The damage to mental health caused by the extended lockdown (especially for the elderly and those who were shielding) is unknown, but pubs aren’t just places to get drunk. 

They are where you meet the neighbours and socialise. Pubs cannot be closed in a blanket ban. That is punishing the sensible, the elderly and the lonely because kids are selfish.

Shut down city pubs if there’s an outbreak. Outside rural areas, there must be strict rules governing admittance to a pub in a built-up area – tag all drinkers outside and in so you know who they are, and they must produce photo ID, as in the USA. 

Enforce compulsory testing on entry. Yes, the schools must re-open but rural pubs must not be closed – unless the NHS want to cope with a mental health crisis of epic proportions. 

Boris Johnson pumps iron as he urges Britons to help the recovery

‘There are signs of strength in the economy!’ Boris Johnson pumps iron as he urges Britons to help the recovery by going back to work in a ‘Covid secure way’ – amid fears a million jobs will go within months

  • Boris Johnson visited a gym in his constituency to support local businesses
  • The PM pumped iron as he urged people to have confidence to go back to work
  • Mr Johnson said there are ‘signs of strength’ in the UK economy despite crisis 

Boris Johnson posed pumping iron today as he urged Britons to have the confidence to go back to workplaces.

The PM hailed ‘signs of strength’ in the UK economy as he said it was crucial for people to return to their normal duties.

Mr Johnson, who has been on a health kick since recovering from his own coronavirus scare, visited The Gym in his Uxbridge constituency encouraging the country to support businesses that are reopening. 

The Bank of England has offered a glimmer of hope for the economy by predicting the downturn caused by lockdown might not be as bad as initially feared.

However, governor Andrew Bailey warned that unemployment is still set to go up by more than a million by the end of the year.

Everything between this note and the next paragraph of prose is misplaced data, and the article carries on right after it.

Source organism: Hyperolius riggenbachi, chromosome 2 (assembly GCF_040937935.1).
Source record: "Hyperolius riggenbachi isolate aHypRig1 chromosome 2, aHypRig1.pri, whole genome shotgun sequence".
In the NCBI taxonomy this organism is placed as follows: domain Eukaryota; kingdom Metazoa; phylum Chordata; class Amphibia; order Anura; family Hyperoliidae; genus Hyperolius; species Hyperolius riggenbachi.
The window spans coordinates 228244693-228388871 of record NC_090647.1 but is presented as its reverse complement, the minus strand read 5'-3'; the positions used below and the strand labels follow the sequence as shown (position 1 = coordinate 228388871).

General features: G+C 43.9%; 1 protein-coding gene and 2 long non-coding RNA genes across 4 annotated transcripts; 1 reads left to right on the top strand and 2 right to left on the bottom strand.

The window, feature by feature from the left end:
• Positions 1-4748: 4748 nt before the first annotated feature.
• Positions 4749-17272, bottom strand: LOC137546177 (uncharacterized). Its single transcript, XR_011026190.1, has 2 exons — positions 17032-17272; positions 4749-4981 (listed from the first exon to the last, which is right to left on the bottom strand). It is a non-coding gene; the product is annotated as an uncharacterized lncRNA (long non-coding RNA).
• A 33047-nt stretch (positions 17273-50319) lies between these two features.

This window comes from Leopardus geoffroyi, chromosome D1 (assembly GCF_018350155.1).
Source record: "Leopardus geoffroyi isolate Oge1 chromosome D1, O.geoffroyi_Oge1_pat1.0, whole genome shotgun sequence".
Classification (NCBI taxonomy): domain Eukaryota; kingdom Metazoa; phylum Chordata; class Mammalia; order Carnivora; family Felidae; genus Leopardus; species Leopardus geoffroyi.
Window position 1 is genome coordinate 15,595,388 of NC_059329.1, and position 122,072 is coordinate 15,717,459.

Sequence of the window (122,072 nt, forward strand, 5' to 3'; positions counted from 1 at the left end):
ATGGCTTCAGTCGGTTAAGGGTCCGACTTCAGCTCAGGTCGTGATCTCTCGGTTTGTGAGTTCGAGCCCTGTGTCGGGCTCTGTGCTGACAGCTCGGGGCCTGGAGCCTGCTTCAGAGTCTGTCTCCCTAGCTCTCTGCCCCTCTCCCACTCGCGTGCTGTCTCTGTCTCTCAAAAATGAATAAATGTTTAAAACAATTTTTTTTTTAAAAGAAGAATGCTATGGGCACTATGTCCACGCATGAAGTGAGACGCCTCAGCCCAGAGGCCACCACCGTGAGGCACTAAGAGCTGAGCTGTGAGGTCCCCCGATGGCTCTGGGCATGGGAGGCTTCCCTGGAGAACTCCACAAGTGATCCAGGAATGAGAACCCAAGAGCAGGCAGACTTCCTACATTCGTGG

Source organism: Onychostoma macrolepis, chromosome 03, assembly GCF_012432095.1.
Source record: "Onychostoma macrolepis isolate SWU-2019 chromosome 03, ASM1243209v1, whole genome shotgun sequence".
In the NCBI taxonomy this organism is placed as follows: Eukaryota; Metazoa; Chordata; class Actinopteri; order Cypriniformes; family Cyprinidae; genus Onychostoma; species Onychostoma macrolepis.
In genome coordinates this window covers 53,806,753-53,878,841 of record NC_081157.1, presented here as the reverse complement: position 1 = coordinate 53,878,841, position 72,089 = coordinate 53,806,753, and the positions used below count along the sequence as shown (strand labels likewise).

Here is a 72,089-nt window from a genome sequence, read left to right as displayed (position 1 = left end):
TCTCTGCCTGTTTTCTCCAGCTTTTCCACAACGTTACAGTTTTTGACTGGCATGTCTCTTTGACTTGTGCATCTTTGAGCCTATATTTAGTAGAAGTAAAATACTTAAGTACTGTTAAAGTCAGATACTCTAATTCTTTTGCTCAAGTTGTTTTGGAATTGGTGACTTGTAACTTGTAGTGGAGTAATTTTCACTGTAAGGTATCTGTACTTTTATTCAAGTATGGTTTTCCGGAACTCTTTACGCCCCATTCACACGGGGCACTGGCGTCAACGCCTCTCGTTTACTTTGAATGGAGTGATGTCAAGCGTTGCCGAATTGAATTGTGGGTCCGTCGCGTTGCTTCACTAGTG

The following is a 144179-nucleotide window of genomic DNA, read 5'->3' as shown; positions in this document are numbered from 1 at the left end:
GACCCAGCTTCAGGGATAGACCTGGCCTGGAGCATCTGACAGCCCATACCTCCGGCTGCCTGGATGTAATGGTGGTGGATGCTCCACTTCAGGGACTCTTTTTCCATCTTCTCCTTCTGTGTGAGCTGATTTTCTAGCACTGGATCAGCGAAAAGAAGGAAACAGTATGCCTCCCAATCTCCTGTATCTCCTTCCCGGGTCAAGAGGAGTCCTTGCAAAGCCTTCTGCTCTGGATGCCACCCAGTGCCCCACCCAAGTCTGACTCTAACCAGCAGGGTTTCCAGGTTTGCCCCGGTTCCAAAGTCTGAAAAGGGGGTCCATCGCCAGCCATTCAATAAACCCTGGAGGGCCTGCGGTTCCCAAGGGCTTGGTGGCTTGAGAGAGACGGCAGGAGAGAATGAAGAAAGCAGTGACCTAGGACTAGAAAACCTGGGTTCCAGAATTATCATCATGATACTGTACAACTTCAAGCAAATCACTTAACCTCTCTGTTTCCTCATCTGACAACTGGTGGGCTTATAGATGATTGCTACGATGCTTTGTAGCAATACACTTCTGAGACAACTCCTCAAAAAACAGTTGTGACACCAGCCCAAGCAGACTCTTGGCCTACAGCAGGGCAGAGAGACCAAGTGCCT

And he cautioned that some sectors of UK plc – such as many parts of the hospitality industry – might not be ‘viable’ as the country’s way of life changes.  

Boris Johnson (pictured on a visit to a gym in his Uxbridge constituency today) hailed ‘signs of strength’ in the UK economy as he said it was crucial for people to return to their normal duties

Mr Johnson visited The Gym in his Uxbridge constituency as he encouraged the country to support businesses that are reopening

Mr Johnson visited The Gym in his Uxbridge constituency as he encouraged the country to support businesses that are reopening

During a visit to a housing development in Warrington this afternoon after his gym trip, the Prime Minister told reporters there were ‘real signs of strength in the UK economy’.

‘Unquestionably it will require people to have the confidence to go back to work in a Covid-secure way,’ he continued.

‘It’s also very, very important that we get all the schools back in September, on September 1 get all the pupils back into their schools.

‘That will be also very, very important for getting our economy overall moving again.’

The government has downgraded its advice for people to work from home where possible, amid concerns that town and city centres are being hollowed out by the lack of footfall.

Yesterday research by Morgan Stanley suggested that Britons are less likely to have been back in the office than European counterparts.

This morning Housing Secretary Robert Jenrick urged people to ‘get out’ and support local businesses in the cities if they want to prevent further job losses.

Asked whether he was concerned that London is being ‘hollowed out’ on LBC, he said: ‘Well I am very concerned about London and city centres more generally.

‘You are seeing people starting to go back into town centres and obviously using local shops in villages and rural areas, but many of our city centres are very quiet and we need to get back into them, using the Chancellor’s Eat Out To Help Out scheme, going to visit the shops safely, it can be done.

‘Shops and the hospitality industry are going to great lengths to make sure that they’re following social distancing guidelines and those of us that can do so need to get out and support them now or else we will see, I’m afraid, further job losses and a loss of some of those fantastic businesses that we see in our cities.’

The Bank expects the economy to shrink by 9.5 per cent in 2020 amid the coronavirus pandemic - less than the previous estimate of 14 per cent

The Bank expects the economy to shrink by 9.5 per cent in 2020 amid the coronavirus pandemic – less than the previous estimate of 14 per cent

The numbers unemployed could hit 2.6million by the end of the year, according to the Bank of England estimates